"Ah! you sly fellow!" said the bishop, twisting the ear of his secretary as he motioned to the space between the island and the suburb of Saint-Etienne which the last gleams of the setting sun were illuminating, and on which the young abbe's eyes were fixed. "That is the place where justice should have searched; don't you think so?"

"I went to see the criminal to try the effect of my suspicions upon him," replied the young man. "I could not speak them out, for fear of compromising the woman for whose sake he dies."

"Yes," said the bishop, "we will hold our tongues; we are not the servants of human justice. One head is enough. Besides, sooner or later, the secret will be given to the Church."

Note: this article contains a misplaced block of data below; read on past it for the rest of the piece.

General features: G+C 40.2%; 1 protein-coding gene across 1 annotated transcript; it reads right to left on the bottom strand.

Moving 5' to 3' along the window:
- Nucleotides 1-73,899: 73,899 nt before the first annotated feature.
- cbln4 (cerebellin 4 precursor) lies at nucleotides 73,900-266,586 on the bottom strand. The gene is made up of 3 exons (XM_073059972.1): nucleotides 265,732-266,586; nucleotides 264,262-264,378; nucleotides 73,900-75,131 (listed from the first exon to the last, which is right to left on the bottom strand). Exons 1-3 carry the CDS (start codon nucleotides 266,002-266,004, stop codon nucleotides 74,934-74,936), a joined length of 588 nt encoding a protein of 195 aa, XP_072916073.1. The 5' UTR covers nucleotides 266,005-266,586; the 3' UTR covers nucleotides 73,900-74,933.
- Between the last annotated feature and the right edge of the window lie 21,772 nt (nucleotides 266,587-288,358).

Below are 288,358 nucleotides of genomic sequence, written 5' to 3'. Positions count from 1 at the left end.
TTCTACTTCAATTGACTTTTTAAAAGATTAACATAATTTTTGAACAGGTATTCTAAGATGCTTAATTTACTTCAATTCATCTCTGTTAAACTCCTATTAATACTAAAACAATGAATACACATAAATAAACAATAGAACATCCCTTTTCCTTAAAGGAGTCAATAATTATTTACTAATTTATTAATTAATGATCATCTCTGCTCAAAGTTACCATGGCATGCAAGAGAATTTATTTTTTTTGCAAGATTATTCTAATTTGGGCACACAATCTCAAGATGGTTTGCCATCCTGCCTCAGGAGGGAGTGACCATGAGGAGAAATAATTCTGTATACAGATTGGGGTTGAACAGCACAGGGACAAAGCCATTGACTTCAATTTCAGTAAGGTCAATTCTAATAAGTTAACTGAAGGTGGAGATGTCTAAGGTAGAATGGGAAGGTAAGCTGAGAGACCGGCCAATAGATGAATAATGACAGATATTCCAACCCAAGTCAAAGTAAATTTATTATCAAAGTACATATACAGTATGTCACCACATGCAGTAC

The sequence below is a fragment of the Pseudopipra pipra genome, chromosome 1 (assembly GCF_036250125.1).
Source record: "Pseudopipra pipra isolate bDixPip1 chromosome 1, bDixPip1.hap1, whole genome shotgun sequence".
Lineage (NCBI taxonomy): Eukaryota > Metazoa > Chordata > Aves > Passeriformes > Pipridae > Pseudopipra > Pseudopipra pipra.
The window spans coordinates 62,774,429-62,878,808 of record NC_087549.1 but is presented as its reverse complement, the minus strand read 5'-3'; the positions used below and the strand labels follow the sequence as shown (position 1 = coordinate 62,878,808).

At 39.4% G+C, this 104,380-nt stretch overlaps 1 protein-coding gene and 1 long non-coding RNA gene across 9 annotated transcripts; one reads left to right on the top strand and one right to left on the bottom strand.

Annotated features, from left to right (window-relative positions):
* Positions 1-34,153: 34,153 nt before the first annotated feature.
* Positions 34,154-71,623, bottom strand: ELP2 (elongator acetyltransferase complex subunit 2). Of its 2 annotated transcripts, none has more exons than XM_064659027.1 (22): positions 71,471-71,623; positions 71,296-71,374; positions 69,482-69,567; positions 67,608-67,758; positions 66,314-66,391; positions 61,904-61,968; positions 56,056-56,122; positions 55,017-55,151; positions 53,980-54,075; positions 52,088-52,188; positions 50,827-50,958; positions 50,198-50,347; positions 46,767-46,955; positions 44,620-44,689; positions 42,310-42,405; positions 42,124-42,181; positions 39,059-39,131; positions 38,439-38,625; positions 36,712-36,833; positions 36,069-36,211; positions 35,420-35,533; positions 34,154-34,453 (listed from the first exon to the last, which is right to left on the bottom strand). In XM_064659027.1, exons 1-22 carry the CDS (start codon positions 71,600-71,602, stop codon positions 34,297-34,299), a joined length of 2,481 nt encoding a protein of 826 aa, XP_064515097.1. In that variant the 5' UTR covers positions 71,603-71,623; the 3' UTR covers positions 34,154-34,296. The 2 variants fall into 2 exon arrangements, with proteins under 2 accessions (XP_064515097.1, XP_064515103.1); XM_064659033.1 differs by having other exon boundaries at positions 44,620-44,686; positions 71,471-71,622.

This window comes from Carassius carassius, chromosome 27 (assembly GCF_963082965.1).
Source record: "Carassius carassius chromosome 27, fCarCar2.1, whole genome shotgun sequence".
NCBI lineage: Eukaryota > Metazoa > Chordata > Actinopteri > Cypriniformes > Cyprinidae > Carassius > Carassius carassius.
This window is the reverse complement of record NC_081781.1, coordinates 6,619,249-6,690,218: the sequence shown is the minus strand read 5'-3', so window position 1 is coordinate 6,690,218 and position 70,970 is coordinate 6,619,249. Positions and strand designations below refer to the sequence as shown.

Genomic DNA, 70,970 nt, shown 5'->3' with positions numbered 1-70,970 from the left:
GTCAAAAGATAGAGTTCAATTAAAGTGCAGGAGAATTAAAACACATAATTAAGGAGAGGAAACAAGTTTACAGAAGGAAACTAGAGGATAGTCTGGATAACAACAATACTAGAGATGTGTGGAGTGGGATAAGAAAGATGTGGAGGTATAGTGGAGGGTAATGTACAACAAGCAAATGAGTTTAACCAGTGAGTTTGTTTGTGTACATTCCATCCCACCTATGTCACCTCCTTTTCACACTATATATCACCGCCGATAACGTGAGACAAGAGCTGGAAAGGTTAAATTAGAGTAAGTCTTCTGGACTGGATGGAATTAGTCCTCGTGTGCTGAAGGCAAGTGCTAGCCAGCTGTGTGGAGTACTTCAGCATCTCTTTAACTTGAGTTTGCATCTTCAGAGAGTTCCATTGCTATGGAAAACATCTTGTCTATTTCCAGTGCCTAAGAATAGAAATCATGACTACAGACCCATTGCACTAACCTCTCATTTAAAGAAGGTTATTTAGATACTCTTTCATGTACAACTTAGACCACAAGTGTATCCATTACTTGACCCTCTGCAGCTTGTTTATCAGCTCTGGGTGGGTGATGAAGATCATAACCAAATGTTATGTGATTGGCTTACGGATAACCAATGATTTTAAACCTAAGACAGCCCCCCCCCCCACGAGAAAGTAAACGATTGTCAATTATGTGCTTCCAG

The perspicacity which the habit of meditation gives to priests is far superior to that of lawyers or the police. By dint of contemplating from those terraces the scene of the crime, the prelate and his secretary had ended by perceiving circumstances unseen by others, in spite of all the investigations before and during the trial of the case.

Monsieur de Grandville was playing whist at Madame Graslin's house; it was necessary to await his return; the bishop did not therefore receive his answer till nearly midnight. The Abbe Gabriel, to whom the prelate lent his carriage, started at two in the morning for Montegnac. This region, which begins about twenty-five miles from the town, is situated in that part of the Limousin which lies at the base of the mountains of the Correze and follows the line of the Creuze. The young abbe left Limoges all heaving with expectation of the spectacle on the morrow, and still unaware that it would not take place.